David O’Corley did it, so we had to beat him. Ain’t nobody thought it could be done, but he had the pics on his phone to prove it. There it was, his finger on the red button, them digital numbers on his Timex just under the five-minute mark. He even took a screenshot so you could see the time at the top of his iPhone. He’s got a matching one from Sky Lobby before he made the run, and the math worked, but some folks still didn’t believe him. They said he just camped out and let his watch run or took the pics on different days. But they’re all idiots and they know better.

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Sunday Stories: “An Early History Of The Three-Faced Race”


An Early History Of The Three-Faced Race
by Aug Stone

Local flâneurs Puffy Pullman and Cheeks Redborne lay in the grass under the cool shade of the oak trees as the afternoon reached 3PM on the 1972 Summer Solstice and the festivities of the Harrisonburg Summer Fair showed no signs of abating. They had been drinking red wine since the cock crowed the morning, for while they never participated in the town’s activities, they relished the Fair as an excuse for making merry, believing their witty commentary on all things Harrisonburg to reach its peak just as year reached its own. They were quite drunk by now, their long moustaches stained various shades of burgundy from the myriad bottles scattered about their feet. While they took pride in their appearance, for both were well-dressed in floral pattern collared shirts under dark suit jackets with matching custom leather shoes, even donning capes for this most special event, the same care could not be said of their physiques. Their already far from athletic builds were running to mush, exacerbated by the switch to the legal side of being able to purchase alcohol, both having turned 18 the previous autumn. This they did plenty of, believing themselves, in some respects correctly, to be bon vivants, and now that the weather was more copacetic they relished relishing the good life out situated in it. Cheeks was letting loose a torrent of guffaws at the proceedings on the field while Puffy had his face buried in the crook of his arm, giving him, had it not been for the presence of the Sun, a most vampire-like appearance, having had to avert his eyes due to an overdose of hilarity some moments before. The two were watching the annual three-legged race.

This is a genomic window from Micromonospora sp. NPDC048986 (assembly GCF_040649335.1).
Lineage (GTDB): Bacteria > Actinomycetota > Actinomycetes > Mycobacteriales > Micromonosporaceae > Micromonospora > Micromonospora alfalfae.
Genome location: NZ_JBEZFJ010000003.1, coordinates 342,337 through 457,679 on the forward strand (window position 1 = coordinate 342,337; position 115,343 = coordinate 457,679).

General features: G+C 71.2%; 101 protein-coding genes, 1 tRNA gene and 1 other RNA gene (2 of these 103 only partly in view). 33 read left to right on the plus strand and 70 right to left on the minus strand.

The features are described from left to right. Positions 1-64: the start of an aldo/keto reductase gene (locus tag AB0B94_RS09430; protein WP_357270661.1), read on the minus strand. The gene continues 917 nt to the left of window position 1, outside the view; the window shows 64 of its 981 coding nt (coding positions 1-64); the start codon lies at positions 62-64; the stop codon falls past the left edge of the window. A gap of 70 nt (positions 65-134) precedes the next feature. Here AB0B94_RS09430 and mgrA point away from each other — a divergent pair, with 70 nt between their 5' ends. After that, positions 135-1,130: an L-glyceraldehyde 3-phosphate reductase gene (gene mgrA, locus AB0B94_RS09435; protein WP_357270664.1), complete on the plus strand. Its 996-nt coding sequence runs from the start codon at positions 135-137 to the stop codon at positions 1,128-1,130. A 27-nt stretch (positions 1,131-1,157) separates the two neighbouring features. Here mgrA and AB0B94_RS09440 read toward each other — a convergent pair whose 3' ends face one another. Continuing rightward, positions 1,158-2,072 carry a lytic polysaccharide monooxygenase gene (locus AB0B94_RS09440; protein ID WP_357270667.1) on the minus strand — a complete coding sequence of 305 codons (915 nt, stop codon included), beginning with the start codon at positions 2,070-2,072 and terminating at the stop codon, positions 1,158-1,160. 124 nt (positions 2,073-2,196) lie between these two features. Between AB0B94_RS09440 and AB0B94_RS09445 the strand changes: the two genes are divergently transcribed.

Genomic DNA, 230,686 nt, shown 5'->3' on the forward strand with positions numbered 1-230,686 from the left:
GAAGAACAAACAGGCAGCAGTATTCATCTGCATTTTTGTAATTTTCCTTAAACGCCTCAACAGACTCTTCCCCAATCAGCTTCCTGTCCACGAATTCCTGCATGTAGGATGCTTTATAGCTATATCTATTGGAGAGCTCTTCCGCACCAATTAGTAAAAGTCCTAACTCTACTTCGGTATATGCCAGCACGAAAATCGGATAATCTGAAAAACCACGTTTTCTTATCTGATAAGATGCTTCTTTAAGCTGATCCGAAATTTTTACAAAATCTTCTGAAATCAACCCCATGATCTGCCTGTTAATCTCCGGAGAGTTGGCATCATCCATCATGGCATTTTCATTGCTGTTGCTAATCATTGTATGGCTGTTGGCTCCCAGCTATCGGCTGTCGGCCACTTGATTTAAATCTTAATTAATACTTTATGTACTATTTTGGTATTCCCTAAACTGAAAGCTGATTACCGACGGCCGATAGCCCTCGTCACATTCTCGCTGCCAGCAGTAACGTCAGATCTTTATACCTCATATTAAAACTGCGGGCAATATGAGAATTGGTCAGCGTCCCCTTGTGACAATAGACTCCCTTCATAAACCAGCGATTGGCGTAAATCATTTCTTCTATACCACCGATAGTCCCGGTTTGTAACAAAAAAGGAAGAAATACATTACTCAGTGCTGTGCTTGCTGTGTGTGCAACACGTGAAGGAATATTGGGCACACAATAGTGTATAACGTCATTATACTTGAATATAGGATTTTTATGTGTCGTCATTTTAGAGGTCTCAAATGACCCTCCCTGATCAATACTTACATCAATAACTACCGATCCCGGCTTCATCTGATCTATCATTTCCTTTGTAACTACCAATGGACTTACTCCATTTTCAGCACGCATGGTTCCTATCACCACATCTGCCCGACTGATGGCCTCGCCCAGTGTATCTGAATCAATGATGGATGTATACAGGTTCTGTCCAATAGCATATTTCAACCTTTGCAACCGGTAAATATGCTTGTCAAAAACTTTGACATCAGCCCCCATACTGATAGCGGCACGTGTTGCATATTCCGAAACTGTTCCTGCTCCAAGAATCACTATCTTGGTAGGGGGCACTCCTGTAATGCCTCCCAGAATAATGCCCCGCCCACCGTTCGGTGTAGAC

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Sunday Stories: “Your Important American Historical Figure”


Your Important American Historical Figure
by Kristen Felicetti

In middle school, I enjoyed some moderate popularity with a clique of girls named Jenny, Jen, Kendall, and Naomi. Halfway through eighth grade, Jenny called my home and ceremoniously informed me, “I don’t want to be friends anymore.” 

I had been sorely friend dumped and the next day the other girls followed suit. 

Kendall repeated a variation of the same thing Jenny said, and Jen, the little coward, couldn’t even tell me in person. She passed me a note folded like a fortune cookie that when opened read, “We shouldn’t be friends. Nothing in common. Sorry.” 

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Sunday Stories: “Still”


by Yurina Yoshikawa

Clara lies down horizontally inside what looks like a science fiction sleep capsule, wearing nothing but a thin paper gown. She stares up at the white plastic ceiling, though it’s so close to her face that maybe it’s less of a ceiling, more like a lid to a coff—

“Ms. Hoshino? We’re about to start,” the technician says into his mic. “Try not to move.”